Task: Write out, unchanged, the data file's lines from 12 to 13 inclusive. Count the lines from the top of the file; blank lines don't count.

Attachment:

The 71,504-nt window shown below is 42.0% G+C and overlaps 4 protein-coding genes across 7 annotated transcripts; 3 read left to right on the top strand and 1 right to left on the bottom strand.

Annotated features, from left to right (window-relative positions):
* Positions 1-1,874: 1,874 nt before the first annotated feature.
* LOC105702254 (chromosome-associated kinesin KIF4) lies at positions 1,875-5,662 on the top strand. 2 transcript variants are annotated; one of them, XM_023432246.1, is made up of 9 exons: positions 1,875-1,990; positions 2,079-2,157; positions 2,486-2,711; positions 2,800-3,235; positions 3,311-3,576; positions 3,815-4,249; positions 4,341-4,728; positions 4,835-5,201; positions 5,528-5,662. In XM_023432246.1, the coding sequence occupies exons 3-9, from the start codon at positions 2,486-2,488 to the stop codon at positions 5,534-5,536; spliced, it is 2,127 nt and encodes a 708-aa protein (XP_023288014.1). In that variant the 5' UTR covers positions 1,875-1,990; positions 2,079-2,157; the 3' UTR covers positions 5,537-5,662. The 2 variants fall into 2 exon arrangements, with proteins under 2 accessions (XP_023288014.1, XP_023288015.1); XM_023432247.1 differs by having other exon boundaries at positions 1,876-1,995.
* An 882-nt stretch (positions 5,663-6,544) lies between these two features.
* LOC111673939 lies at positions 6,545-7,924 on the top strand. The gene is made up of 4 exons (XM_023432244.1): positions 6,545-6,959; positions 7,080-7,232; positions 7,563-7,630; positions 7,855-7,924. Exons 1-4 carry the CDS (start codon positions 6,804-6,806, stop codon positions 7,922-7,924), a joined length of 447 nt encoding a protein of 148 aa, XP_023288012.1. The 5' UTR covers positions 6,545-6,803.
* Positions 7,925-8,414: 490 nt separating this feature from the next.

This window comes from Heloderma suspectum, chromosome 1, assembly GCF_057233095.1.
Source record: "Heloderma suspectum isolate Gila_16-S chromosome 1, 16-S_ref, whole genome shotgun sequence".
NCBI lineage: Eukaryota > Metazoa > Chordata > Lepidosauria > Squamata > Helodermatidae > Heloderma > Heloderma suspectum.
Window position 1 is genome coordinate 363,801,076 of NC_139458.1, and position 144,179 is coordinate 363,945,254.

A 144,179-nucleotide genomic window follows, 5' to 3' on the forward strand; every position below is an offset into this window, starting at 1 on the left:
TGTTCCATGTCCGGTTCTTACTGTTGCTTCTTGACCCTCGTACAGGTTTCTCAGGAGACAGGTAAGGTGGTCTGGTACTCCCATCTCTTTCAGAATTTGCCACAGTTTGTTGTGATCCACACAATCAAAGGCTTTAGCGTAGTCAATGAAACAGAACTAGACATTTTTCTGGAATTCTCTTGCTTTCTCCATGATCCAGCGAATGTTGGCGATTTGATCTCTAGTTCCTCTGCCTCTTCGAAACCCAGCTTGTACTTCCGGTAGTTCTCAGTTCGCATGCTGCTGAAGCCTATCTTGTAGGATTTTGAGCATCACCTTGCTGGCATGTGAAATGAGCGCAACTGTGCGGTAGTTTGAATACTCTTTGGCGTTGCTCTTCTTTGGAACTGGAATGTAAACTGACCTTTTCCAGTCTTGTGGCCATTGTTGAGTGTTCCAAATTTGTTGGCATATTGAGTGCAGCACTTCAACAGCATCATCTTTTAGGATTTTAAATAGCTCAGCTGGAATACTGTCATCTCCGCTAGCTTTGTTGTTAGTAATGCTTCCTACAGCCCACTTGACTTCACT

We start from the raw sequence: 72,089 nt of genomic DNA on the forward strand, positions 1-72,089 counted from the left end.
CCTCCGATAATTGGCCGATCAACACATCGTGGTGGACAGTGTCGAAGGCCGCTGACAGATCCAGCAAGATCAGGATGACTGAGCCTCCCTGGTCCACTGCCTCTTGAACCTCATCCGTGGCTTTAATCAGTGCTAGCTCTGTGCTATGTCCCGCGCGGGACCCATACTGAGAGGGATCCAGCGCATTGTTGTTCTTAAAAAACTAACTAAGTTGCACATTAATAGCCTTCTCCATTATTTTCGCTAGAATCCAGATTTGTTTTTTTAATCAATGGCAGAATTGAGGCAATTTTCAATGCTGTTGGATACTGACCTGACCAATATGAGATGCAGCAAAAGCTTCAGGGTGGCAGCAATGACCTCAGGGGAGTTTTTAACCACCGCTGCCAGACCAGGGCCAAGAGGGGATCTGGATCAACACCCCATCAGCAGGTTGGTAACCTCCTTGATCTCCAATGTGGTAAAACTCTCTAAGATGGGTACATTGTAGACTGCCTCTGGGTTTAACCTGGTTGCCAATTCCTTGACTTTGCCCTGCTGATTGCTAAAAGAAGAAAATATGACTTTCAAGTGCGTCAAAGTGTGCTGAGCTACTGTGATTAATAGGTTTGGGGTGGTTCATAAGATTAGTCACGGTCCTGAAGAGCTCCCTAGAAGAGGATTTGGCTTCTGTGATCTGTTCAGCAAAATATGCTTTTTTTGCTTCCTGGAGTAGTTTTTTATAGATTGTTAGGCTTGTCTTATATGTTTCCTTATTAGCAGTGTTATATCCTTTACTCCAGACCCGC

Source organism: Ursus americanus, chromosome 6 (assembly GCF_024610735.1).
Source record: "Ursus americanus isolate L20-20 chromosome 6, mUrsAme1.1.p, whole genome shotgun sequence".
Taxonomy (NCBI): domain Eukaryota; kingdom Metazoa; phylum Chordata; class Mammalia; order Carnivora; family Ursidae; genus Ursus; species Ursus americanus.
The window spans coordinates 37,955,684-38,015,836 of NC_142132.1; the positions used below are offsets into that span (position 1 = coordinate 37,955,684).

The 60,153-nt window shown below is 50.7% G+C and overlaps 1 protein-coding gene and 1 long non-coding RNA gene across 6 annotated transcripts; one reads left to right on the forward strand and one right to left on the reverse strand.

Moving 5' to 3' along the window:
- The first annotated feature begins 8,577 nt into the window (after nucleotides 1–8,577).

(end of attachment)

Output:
A 144,179-nucleotide genomic window follows, 5' to 3' on the forward strand; every position below is an offset into this window, starting at 1 on the left:
TGTTCCATGTCCGGTTCTTACTGTTGCTTCTTGACCCTCGTACAGGTTTCTCAGGAGACAGGTAAGGTGGTCTGGTACTCCCATCTCTTTCAGAATTTGCCACAGTTTGTTGTGATCCACACAATCAAAGGCTTTAGCGTAGTCAATGAAACAGAACTAGACATTTTTCTGGAATTCTCTTGCTTTCTCCATGATCCAGCGAATGTTGGCGATTTGATCTCTAGTTCCTCTGCCTCTTCGAAACCCAGCTTGTACTTCCGGTAGTTCTCAGTTCGCATGCTGCTGAAGCCTATCTTGTAGGATTTTGAGCATCACCTTGCTGGCATGTGAAATGAGCGCAACTGTGCGGTAGTTTGAATACTCTTTGGCGTTGCTCTTCTTTGGAACTGGAATGTAAACTGACCTTTTCCAGTCTTGTGGCCATTGTTGAGTGTTCCAAATTTGTTGGCATATTGAGTGCAGCACTTCAACAGCATCATCTTTTAGGATTTTAAATAGCTCAGCTGGAATACTGTCATCTCCGCTAGCTTTGTTGTTAGTAATGCTTCCTACAGCCCACTTGACTTCACT